My rating: 4 stars
The majority of the short stories in the collection Salt Slow by Julia Armfield have the appearance of being true-to-life, but as we keep on reading, mystical and supernatural elements take over. Those features are used to highlight various human experiences. Several of the stories are metaphors that explore the characters’ feelings, tribulations and distress without resorting to sentimentality.
‘Mantis’, the first story in the collection, sets the mood for what is to come. What seems like a tale about an ordinary teenage girl with a skin condition turns into something much different, more unsettling. When the story comes to an end, much is left to the imagination, which doesn’t diminish its impact.
Women take centre stage in this collection, being often the main characters. In ‘The Collectables’, three friends, who are working on their theses, consider men to be a disappointment. One of them has a solution to the problem. ‘Stop Your Women’s Ears with Wax’ is less disturbing, but it also features many supernatural and mystical elements, which are mixed with the everyday life. Mona joins the crew of a girl-band to film videos for their website. Everyone in the crew is a woman, as are all the fans.
‘The Great Awake’, one of the most imaginative stories, reveals its eccentricity from the outset. In various cities, almost all the inhabitants stopped sleeping, being constantly awake. Their sleep gained a physical form instead. The Sleeps were always near the person they belonged to but couldn’t speak. While this strange situation was developing, the narrator grew closer to Leonie, one of the few people who could still fall asleep. She resented that, though, since she felt left out.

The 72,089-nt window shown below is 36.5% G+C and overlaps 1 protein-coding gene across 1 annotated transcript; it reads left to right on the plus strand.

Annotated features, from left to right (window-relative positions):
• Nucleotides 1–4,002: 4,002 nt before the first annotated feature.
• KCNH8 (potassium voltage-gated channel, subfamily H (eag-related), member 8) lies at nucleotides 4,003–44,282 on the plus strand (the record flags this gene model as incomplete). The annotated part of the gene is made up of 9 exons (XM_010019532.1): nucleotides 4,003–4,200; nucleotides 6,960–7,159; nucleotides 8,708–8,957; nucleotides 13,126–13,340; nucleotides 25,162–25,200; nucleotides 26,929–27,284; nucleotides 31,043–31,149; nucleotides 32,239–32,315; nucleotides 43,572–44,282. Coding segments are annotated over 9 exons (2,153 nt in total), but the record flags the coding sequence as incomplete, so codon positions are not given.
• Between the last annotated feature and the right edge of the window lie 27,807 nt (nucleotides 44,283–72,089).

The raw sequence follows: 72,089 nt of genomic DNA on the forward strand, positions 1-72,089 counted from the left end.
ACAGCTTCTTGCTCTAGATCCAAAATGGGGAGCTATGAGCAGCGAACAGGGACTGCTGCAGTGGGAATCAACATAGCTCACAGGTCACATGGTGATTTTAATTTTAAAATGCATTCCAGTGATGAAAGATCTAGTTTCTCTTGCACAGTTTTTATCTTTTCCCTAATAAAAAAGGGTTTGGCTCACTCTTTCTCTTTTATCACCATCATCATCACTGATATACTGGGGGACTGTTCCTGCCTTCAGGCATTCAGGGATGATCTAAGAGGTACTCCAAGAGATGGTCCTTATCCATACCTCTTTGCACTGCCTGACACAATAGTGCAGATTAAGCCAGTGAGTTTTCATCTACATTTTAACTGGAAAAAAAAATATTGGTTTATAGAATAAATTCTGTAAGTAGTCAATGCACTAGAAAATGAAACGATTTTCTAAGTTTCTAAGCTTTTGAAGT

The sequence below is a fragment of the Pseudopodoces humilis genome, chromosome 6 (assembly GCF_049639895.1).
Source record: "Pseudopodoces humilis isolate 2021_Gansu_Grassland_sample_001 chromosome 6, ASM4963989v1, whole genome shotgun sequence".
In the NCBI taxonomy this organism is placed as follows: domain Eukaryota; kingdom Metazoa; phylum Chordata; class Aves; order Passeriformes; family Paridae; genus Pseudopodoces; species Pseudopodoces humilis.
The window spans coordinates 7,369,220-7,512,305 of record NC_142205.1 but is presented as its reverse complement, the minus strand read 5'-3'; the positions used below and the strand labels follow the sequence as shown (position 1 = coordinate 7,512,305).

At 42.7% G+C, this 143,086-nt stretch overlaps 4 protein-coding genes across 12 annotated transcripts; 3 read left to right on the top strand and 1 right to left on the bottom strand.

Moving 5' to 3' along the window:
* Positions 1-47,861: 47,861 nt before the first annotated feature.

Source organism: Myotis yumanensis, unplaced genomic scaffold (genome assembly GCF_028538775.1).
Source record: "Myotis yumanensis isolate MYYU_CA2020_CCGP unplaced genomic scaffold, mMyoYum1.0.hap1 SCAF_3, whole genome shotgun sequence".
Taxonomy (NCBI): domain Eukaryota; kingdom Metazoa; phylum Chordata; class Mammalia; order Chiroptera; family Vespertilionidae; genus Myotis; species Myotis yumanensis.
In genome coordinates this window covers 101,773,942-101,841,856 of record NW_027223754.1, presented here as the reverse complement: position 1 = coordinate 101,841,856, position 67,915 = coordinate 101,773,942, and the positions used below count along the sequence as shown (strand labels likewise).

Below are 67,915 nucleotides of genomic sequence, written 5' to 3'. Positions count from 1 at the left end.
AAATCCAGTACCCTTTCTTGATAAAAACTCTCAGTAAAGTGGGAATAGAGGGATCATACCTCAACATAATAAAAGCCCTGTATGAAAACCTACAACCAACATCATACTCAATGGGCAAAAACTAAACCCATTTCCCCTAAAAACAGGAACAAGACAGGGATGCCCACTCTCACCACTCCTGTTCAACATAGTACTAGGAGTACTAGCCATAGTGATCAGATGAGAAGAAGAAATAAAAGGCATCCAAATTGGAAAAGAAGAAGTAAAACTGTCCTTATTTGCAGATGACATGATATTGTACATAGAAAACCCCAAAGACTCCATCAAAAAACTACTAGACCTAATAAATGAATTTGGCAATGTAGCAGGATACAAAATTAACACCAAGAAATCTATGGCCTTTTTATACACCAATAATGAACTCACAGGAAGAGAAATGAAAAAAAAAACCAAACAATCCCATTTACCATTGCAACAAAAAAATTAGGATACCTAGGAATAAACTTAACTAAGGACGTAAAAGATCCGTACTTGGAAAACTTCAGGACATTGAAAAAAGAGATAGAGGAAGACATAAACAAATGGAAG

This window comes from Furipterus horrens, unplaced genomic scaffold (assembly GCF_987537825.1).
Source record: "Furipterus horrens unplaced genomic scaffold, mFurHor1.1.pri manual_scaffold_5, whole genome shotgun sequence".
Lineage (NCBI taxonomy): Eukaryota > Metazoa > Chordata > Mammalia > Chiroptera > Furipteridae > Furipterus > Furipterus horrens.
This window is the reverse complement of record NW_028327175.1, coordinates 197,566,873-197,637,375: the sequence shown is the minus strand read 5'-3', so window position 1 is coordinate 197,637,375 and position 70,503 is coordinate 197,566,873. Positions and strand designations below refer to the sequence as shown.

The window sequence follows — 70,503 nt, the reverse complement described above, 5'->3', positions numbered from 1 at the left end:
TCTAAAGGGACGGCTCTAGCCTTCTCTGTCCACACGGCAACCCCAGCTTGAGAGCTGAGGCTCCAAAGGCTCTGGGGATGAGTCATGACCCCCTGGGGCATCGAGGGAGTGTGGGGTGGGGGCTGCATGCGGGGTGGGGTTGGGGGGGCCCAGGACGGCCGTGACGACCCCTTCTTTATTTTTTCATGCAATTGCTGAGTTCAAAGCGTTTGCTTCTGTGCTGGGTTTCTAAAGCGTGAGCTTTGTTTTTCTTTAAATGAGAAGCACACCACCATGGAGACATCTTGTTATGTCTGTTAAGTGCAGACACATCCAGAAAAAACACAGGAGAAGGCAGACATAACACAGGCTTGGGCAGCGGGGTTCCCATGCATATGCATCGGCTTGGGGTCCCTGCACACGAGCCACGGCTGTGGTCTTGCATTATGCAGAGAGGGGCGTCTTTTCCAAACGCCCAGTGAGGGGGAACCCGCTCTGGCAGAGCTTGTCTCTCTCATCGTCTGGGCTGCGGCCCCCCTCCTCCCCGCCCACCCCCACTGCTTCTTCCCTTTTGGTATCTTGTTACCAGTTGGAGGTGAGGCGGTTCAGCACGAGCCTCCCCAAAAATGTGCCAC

Many of the tales in the collection don’t have a linear timeline. They go back and forward in time. In ‘Smack’, a woman struggles to accept the outcome of her divorce. What led to her current predicament is progressively made clear as we learn more about her past. The eponymous story, ‘Salt Slow’, takes place mostly aboard a boat. A couple is facing an utterly surreal situation, which can be interpreted as a metaphor for parenthood. In ‘Cassandra After’, a girlfriend returns from the death. The writing style is appropriately unnerving.
“It was strange, now, to be able to look right through her in places – the deep places in her throat and ribcage where the skin had worn away to reveal her dark interiors, the opened hollows of her chest.”
One of the most compelling stories in the collection is ‘Granite’, despite not being plot-driven. While the ordinary meets the surreal, the reader becomes immersed in the musings of a woman who, after many years being single, embarks on a relationship with a man whom she loves. Her experiences and feelings are engaging.
In ‘Formerly Feral’, on the other hand, Julia Armfield was not as successful in conveying the tribulations of the main character. The teenage girl that befriends a wolf is not as fleshed out as she could have been. Her ordeals could have been far more impactful.
Salt Slow reveals a great level of creativity. The introduction of bizarre and eerie elements into stories that at first seem to be fully realistic makes the reader ponder on possible metaphors representative of more ordinary situations.